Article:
Alaskans who gathered in Washington, D.C., for the Jan. 6 protest march, have created a Facebook page to share their reflections, videos and stories from a day that will certainly go down in chronicles of American history.
The page includes a number of contributors, including Alaska State House Rep. David Eastman, Alaska Right to Life Director Pat Martin and several others. Photos and comments largely show peaceful images of attendees waving flags, holding signs and listening to speakers in and around the National Mall. But there are also reflections on why the protesters attended the march in the first place and what they hoped it would accomplish.
Mark Delozier, of Valdez, wrote one of the longest posts, saying he felt a mix of “sadness, disgust, happiness and sorrow” from a day that was overwhelmingly peaceful, but then marked by a few protesters who violently broke into the Capital building.
“This morning when we arrived at the Washington Monument, we were amazed and overwhelmed with the enormous numbers of Patriots, so many that it made my eyes water from so many persons coming together for a common cause,” Delozier reflected. “They arrived from all over this great nation to peacefully voice their displeasure with our government, representatives, senators and even more importantly the mainstream media and social media.”
He said the goal was to demand election integrity and “complete impartial audits and transparent investigations into allegations of fraud and election irregularities.”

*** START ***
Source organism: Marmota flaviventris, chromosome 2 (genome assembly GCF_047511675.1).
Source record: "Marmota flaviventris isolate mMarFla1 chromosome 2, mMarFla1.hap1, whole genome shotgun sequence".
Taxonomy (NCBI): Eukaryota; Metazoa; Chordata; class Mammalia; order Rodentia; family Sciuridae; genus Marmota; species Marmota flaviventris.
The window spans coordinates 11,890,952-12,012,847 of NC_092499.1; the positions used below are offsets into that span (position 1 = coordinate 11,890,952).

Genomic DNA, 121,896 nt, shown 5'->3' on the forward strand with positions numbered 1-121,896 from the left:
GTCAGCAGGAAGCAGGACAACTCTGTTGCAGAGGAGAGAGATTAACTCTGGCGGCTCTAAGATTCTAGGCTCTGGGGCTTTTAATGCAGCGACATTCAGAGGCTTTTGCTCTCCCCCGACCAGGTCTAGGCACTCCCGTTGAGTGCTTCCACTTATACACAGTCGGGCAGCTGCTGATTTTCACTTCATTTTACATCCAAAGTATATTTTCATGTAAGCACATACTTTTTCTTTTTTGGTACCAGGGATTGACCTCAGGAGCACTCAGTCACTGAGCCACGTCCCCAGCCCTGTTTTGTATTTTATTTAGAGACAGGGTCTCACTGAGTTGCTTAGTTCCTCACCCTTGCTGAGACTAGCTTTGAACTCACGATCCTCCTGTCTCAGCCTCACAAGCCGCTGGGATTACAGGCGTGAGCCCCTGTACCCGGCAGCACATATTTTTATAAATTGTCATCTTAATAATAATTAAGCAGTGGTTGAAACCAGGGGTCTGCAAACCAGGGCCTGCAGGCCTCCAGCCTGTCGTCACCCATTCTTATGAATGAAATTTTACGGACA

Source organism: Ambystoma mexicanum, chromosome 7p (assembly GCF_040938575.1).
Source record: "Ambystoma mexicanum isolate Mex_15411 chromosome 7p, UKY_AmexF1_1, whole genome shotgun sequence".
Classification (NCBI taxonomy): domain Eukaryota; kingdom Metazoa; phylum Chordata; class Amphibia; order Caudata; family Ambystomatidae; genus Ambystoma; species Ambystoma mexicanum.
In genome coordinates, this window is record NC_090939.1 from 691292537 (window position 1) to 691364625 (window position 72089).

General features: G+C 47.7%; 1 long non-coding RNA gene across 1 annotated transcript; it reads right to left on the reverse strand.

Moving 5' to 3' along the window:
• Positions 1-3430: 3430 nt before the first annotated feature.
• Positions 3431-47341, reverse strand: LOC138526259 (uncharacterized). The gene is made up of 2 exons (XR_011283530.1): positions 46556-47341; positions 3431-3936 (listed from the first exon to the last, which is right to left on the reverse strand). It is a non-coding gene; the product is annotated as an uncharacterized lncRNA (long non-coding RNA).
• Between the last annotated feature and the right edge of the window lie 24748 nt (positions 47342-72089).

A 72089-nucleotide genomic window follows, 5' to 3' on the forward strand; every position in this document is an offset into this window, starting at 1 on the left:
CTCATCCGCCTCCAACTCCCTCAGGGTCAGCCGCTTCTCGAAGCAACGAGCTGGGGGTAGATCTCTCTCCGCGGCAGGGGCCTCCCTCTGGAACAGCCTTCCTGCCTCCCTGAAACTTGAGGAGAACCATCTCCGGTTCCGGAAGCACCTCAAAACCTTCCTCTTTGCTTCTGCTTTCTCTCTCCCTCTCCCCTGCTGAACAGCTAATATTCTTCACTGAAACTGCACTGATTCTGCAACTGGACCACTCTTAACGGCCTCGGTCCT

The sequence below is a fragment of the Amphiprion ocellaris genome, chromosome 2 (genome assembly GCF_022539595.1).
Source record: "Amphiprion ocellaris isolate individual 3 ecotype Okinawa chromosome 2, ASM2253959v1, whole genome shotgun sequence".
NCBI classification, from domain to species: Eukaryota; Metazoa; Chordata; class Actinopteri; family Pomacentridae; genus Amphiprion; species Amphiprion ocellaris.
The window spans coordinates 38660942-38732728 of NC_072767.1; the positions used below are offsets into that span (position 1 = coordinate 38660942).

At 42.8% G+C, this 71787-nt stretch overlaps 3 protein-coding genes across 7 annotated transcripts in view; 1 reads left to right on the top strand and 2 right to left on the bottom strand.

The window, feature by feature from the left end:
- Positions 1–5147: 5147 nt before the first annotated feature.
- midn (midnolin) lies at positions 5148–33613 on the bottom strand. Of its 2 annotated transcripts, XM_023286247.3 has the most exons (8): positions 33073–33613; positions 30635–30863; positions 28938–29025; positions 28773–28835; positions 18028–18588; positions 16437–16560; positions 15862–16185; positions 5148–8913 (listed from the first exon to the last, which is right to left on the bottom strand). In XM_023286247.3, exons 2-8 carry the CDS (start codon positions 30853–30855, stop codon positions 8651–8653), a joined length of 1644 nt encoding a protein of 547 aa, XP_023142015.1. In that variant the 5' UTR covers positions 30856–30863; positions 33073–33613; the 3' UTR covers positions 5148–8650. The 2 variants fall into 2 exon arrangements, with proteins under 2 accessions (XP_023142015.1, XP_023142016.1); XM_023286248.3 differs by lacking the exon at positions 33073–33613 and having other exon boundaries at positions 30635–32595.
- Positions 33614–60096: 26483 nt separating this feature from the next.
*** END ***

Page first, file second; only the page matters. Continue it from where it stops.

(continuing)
Delozier said he felt like the main message of ensuring election integrity, however, was drowned out by coverage of the much smaller group of protesters who broke into the halls of Congress. This happened shortly after Vice President Mike Pence announced that he would not unilaterally throw out challenged Electoral votes from key battleground states that experienced election irregularities and fraudulent activity.
“As we moved to the Capital at the time that our representatives were in session, we discovered our VP Pence screwed We the People and the Constitution, thus paving a clear path for zero audit and zero investigation into the allegations,” Delozier recounted.
At that point a group of people “stormed into the Capital” while most people remained outside and eventually “went home in an orderly fashion,” he recalled. But most of the news coverage drowned out the fundamental reason for the march in the first place, he lamented.
To read more comments from Alaskans and view photos from the momentous day, click here.